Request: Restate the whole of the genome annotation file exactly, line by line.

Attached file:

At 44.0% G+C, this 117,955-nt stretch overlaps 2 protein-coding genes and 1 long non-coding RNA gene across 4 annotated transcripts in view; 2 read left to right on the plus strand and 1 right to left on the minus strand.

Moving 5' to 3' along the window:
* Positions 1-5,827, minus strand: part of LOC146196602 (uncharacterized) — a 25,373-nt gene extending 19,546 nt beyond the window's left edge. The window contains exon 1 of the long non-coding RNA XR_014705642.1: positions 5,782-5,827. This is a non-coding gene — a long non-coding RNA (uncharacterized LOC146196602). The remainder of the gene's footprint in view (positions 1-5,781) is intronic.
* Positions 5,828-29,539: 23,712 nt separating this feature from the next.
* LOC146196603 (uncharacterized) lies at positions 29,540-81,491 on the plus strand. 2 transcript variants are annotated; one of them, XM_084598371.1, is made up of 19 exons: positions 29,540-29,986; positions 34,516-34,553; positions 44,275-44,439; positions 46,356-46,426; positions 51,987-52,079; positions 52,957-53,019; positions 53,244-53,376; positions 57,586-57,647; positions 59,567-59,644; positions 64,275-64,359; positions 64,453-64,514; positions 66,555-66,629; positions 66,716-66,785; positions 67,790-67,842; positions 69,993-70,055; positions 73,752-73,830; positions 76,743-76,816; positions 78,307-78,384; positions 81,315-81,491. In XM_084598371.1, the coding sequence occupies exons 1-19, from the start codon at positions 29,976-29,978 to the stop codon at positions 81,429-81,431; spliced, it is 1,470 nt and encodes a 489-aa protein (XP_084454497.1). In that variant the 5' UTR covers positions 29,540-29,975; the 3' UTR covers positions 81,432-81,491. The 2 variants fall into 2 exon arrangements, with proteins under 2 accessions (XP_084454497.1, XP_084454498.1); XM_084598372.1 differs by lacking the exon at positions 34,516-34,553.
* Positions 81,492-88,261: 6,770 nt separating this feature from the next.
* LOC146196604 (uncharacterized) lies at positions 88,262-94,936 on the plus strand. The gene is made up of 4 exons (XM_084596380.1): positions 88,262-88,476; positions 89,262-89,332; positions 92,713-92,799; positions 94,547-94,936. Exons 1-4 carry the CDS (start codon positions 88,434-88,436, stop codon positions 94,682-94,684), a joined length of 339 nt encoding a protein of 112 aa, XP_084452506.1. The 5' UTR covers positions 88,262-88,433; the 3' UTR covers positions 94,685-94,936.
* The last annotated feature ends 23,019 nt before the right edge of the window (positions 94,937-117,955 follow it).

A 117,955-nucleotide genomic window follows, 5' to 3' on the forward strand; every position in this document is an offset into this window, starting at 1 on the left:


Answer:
At 44.0% G+C, this 117,955-nt stretch overlaps 2 protein-coding genes and 1 long non-coding RNA gene across 4 annotated transcripts in view; 2 read left to right on the plus strand and 1 right to left on the minus strand.

Moving 5' to 3' along the window:
* Positions 1-5,827, minus strand: part of LOC146196602 (uncharacterized) — a 25,373-nt gene extending 19,546 nt beyond the window's left edge. The window contains exon 1 of the long non-coding RNA XR_014705642.1: positions 5,782-5,827. This is a non-coding gene — a long non-coding RNA (uncharacterized LOC146196602). The remainder of the gene's footprint in view (positions 1-5,781) is intronic.
* Positions 5,828-29,539: 23,712 nt separating this feature from the next.
* LOC146196603 (uncharacterized) lies at positions 29,540-81,491 on the plus strand. 2 transcript variants are annotated; one of them, XM_084598371.1, is made up of 19 exons: positions 29,540-29,986; positions 34,516-34,553; positions 44,275-44,439; positions 46,356-46,426; positions 51,987-52,079; positions 52,957-53,019; positions 53,244-53,376; positions 57,586-57,647; positions 59,567-59,644; positions 64,275-64,359; positions 64,453-64,514; positions 66,555-66,629; positions 66,716-66,785; positions 67,790-67,842; positions 69,993-70,055; positions 73,752-73,830; positions 76,743-76,816; positions 78,307-78,384; positions 81,315-81,491. In XM_084598371.1, the coding sequence occupies exons 1-19, from the start codon at positions 29,976-29,978 to the stop codon at positions 81,429-81,431; spliced, it is 1,470 nt and encodes a 489-aa protein (XP_084454497.1). In that variant the 5' UTR covers positions 29,540-29,975; the 3' UTR covers positions 81,432-81,491. The 2 variants fall into 2 exon arrangements, with proteins under 2 accessions (XP_084454497.1, XP_084454498.1); XM_084598372.1 differs by lacking the exon at positions 34,516-34,553.
* Positions 81,492-88,261: 6,770 nt separating this feature from the next.
* LOC146196604 (uncharacterized) lies at positions 88,262-94,936 on the plus strand. The gene is made up of 4 exons (XM_084596380.1): positions 88,262-88,476; positions 89,262-89,332; positions 92,713-92,799; positions 94,547-94,936. Exons 1-4 carry the CDS (start codon positions 88,434-88,436, stop codon positions 94,682-94,684), a joined length of 339 nt encoding a protein of 112 aa, XP_084452506.1. The 5' UTR covers positions 88,262-88,433; the 3' UTR covers positions 94,685-94,936.
* The last annotated feature ends 23,019 nt before the right edge of the window (positions 94,937-117,955 follow it).

A 117,955-nucleotide genomic window follows, 5' to 3' on the forward strand; every position in this document is an offset into this window, starting at 1 on the left: